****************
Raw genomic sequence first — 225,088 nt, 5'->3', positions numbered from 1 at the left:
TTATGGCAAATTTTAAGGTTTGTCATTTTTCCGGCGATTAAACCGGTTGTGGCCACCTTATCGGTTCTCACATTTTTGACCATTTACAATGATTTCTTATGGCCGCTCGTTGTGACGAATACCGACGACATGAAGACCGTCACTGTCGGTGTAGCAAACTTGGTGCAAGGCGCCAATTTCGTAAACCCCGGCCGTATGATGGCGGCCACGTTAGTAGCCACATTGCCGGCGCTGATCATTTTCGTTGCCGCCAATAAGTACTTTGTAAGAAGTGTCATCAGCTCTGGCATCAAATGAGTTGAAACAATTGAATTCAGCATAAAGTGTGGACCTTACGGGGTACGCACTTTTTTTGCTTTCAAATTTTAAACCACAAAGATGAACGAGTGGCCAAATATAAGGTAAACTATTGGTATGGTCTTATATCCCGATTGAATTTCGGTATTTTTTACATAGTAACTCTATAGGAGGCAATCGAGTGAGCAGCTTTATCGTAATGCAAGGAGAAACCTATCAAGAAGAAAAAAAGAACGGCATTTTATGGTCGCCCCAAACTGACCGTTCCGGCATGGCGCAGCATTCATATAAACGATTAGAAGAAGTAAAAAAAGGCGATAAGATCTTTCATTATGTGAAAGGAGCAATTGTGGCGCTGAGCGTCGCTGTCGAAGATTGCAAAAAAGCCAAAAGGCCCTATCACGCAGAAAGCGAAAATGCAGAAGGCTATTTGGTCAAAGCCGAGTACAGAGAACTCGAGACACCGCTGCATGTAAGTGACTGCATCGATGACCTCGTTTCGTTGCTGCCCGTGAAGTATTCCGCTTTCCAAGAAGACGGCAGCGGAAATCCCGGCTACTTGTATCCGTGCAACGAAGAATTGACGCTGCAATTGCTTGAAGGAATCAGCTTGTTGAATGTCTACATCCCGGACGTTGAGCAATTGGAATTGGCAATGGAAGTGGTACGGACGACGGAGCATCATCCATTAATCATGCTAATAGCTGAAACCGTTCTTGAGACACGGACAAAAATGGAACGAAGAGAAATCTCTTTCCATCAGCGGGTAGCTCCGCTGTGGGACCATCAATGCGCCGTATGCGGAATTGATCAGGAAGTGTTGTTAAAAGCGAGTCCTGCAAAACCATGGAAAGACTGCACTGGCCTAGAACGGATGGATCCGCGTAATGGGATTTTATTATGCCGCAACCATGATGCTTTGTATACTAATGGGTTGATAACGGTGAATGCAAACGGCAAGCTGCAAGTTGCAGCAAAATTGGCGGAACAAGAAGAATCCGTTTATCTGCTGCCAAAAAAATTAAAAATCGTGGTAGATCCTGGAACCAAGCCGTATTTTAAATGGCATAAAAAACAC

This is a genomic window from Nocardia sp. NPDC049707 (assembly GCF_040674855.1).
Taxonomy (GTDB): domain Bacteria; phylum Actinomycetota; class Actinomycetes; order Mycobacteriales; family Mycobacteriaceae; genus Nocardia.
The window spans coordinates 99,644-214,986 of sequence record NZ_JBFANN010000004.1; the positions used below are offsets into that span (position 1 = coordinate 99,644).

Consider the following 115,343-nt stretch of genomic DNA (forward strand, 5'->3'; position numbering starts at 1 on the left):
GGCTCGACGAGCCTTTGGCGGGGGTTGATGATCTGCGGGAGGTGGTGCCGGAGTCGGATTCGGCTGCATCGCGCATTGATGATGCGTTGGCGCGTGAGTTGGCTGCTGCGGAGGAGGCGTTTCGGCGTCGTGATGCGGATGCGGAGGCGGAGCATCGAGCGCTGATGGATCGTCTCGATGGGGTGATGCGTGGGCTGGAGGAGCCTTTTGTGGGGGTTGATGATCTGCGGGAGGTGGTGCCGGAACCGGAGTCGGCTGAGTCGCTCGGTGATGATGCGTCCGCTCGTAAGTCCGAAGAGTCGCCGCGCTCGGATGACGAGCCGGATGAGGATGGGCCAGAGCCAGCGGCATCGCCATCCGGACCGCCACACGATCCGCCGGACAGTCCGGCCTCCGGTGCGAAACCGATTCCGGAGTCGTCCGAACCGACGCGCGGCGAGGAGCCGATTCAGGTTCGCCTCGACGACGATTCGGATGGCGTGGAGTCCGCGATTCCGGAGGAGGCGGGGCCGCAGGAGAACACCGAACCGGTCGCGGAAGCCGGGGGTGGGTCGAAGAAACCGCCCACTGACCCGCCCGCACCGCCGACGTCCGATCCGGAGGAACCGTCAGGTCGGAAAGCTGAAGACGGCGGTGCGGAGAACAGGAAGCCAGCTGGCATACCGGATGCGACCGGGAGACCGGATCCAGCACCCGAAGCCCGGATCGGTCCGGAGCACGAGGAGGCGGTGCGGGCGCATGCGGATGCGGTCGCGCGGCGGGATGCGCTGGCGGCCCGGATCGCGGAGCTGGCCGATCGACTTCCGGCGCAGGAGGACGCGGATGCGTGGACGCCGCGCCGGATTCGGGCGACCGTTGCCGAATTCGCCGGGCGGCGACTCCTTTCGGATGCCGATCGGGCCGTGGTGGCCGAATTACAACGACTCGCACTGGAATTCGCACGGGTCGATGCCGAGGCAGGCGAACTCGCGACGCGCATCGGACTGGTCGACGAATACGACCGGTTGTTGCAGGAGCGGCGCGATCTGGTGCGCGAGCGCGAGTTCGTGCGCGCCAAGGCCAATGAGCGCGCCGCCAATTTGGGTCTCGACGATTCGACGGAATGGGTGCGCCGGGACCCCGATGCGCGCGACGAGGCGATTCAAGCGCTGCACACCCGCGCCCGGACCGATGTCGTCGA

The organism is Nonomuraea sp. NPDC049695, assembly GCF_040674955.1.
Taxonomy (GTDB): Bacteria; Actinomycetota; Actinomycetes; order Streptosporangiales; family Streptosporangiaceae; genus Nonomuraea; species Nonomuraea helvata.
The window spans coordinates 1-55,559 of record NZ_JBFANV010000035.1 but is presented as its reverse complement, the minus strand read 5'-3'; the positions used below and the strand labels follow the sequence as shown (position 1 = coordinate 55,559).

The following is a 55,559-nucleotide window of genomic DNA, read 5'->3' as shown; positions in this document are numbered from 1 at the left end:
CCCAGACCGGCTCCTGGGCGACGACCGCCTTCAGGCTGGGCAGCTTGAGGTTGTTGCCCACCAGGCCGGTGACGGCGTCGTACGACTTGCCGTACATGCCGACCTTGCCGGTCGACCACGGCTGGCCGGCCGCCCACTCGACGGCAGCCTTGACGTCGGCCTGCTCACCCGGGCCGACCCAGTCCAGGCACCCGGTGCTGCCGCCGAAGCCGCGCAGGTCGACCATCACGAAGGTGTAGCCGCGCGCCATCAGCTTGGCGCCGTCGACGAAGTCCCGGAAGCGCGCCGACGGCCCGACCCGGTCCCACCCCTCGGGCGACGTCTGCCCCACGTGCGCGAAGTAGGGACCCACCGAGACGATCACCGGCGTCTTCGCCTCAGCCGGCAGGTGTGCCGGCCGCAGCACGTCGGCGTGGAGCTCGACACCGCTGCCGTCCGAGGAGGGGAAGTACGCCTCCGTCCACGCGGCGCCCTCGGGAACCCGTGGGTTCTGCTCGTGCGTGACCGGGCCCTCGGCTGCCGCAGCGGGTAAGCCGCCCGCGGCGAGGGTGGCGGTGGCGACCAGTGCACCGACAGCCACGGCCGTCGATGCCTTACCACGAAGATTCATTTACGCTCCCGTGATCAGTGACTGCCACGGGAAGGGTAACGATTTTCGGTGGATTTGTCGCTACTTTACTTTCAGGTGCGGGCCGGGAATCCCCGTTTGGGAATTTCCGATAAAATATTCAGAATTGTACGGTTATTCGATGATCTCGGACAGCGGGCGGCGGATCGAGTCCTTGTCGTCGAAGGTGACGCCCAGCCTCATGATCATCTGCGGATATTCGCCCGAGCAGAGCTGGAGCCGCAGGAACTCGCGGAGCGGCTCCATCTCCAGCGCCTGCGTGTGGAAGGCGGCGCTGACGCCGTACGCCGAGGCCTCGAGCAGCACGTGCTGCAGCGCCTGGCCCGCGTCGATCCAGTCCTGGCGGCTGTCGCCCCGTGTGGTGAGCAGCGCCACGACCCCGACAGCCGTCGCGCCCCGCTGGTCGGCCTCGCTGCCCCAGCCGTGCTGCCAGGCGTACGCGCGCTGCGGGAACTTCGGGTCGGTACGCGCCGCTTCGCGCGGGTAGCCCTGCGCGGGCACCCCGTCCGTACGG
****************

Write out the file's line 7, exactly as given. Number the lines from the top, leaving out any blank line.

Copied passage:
GGCTCGACGAGCCTTTGGCGGGGGTTGATGATCTGCGGGAGGTGGTGCCGGAGTCGGATTCGGCTGCATCGCGCATTGATGATGCGTTGGCGCGTGAGTTGGCTGCTGCGGAGGAGGCGTTTCGGCGTCGTGATGCGGATGCGGAGGCGGAGCATCGAGCGCTGATGGATCGTCTCGATGGGGTGATGCGTGGGCTGGAGGAGCCTTTTGTGGGGGTTGATGATCTGCGGGAGGTGGTGCCGGAACCGGAGTCGGCTGAGTCGCTCGGTGATGATGCGTCCGCTCGTAAGTCCGAAGAGTCGCCGCGCTCGGATGACGAGCCGGATGAGGATGGGCCAGAGCCAGCGGCATCGCCATCCGGACCGCCACACGATCCGCCGGACAGTCCGGCCTCCGGTGCGAAACCGATTCCGGAGTCGTCCGAACCGACGCGCGGCGAGGAGCCGATTCAGGTTCGCCTCGACGACGATTCGGATGGCGTGGAGTCCGCGATTCCGGAGGAGGCGGGGCCGCAGGAGAACACCGAACCGGTCGCGGAAGCCGGGGGTGGGTCGAAGAAACCGCCCACTGACCCGCCCGCACCGCCGACGTCCGATCCGGAGGAACCGTCAGGTCGGAAAGCTGAAGACGGCGGTGCGGAGAACAGGAAGCCAGCTGGCATACCGGATGCGACCGGGAGACCGGATCCAGCACCCGAAGCCCGGATCGGTCCGGAGCACGAGGAGGCGGTGCGGGCGCATGCGGATGCGGTCGCGCGGCGGGATGCGCTGGCGGCCCGGATCGCGGAGCTGGCCGATCGACTTCCGGCGCAGGAGGACGCGGATGCGTGGACGCCGCGCCGGATTCGGGCGACCGTTGCCGAATTCGCCGGGCGGCGACTCCTTTCGGATGCCGATCGGGCCGTGGTGGCCGAATTACAACGACTCGCACTGGAATTCGCACGGGTCGATGCCGAGGCAGGCGAACTCGCGACGCGCATCGGACTGGTCGACGAATACGACCGGTTGTTGCAGGAGCGGCGCGATCTGGTGCGCGAGCGCGAGTTCGTGCGCGCCAAGGCCAATGAGCGCGCCGCCAATTTGGGTCTCGACGATTCGACGGAATGGGTGCGCCGGGACCCCGATGCGCGCGACGAGGCGATTCAAGCGCTGCACACCCGCGCCCGGACCGATGTCGTCGA